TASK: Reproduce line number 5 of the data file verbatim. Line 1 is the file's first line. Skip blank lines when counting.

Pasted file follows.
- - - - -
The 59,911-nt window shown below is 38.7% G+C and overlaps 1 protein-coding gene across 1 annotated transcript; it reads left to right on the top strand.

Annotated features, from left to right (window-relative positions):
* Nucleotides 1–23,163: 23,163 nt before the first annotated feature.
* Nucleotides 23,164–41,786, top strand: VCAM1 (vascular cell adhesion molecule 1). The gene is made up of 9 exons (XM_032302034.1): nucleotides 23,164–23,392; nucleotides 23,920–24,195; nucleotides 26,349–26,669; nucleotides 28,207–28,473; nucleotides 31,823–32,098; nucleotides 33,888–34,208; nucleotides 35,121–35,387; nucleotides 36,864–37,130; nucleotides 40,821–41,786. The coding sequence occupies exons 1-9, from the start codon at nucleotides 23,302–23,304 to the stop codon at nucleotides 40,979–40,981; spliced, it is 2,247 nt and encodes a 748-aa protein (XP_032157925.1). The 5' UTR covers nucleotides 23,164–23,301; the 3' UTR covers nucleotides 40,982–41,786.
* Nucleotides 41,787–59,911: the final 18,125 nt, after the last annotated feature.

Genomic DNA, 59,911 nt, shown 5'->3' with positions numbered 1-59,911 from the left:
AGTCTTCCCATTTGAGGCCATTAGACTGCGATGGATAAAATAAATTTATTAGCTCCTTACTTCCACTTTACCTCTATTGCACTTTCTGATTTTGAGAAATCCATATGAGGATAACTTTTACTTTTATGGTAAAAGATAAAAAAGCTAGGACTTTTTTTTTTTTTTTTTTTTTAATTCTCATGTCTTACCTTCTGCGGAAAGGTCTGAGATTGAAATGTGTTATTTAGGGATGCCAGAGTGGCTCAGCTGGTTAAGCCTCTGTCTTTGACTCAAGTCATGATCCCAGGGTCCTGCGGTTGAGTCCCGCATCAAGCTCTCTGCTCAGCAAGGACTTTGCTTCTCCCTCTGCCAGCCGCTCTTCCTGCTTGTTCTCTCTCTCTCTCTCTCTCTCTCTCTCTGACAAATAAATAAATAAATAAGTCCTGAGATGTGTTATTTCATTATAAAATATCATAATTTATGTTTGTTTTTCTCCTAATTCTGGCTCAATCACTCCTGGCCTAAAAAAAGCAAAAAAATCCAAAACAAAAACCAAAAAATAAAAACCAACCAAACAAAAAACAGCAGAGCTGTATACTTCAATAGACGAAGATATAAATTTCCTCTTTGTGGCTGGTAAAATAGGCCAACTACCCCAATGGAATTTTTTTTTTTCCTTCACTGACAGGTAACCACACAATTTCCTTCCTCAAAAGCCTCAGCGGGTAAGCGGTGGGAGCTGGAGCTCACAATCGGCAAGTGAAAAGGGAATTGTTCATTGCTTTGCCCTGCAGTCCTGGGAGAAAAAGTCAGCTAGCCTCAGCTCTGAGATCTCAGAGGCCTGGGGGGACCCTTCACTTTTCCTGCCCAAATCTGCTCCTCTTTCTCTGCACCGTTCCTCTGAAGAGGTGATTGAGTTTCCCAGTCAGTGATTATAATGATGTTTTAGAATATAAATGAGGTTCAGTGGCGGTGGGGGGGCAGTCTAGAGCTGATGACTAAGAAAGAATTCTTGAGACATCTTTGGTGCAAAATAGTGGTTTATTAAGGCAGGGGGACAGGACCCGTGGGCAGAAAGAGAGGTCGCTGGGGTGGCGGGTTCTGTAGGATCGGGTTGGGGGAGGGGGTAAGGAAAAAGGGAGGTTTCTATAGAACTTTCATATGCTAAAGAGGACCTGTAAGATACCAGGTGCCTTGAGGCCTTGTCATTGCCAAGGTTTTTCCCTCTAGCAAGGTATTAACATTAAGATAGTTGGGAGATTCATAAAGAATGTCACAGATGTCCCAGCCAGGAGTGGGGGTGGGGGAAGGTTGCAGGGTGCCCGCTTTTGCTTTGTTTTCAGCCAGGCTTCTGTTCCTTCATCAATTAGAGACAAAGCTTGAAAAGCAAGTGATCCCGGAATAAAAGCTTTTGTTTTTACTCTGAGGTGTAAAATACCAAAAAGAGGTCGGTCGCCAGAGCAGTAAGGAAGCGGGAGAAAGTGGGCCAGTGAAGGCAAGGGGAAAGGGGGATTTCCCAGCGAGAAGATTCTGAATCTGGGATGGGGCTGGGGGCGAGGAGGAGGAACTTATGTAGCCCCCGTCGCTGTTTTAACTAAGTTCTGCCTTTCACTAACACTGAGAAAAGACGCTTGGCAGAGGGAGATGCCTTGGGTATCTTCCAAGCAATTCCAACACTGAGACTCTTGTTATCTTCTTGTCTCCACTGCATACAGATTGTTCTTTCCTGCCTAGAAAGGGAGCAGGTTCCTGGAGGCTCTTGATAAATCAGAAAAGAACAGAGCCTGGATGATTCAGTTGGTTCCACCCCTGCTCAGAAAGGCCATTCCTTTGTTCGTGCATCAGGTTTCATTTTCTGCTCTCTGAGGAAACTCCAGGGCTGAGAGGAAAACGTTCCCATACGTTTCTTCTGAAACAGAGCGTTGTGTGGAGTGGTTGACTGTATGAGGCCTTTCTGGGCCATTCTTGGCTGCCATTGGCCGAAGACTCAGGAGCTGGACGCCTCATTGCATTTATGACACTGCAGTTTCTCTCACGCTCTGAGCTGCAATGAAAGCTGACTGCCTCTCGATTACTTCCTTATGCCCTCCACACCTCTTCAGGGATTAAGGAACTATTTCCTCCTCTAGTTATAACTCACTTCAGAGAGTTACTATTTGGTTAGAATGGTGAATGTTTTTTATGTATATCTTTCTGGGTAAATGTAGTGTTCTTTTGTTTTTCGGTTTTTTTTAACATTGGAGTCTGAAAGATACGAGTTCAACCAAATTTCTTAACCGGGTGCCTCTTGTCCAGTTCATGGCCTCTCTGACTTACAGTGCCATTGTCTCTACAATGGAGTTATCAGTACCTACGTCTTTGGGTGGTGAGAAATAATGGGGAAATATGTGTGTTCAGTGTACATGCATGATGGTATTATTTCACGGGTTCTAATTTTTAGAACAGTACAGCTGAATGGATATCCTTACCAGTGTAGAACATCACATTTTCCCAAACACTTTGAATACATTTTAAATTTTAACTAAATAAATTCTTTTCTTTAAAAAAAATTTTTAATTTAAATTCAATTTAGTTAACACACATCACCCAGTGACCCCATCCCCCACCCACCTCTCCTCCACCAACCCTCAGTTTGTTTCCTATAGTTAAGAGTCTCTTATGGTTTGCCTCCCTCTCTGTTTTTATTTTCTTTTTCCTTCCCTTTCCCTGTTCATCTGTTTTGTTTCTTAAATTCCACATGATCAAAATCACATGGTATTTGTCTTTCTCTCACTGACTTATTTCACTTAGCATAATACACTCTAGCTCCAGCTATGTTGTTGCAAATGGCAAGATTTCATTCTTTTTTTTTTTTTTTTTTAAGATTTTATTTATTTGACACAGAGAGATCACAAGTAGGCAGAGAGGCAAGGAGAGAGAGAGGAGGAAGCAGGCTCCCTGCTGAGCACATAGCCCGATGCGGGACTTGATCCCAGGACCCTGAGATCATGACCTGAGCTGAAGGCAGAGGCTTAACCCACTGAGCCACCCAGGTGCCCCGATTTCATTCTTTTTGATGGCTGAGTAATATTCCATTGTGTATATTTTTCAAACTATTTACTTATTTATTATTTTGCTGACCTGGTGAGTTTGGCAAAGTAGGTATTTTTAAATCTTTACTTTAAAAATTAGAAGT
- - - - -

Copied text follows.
* Nucleotides 41,787–59,911: the final 18,125 nt, after the last annotated feature.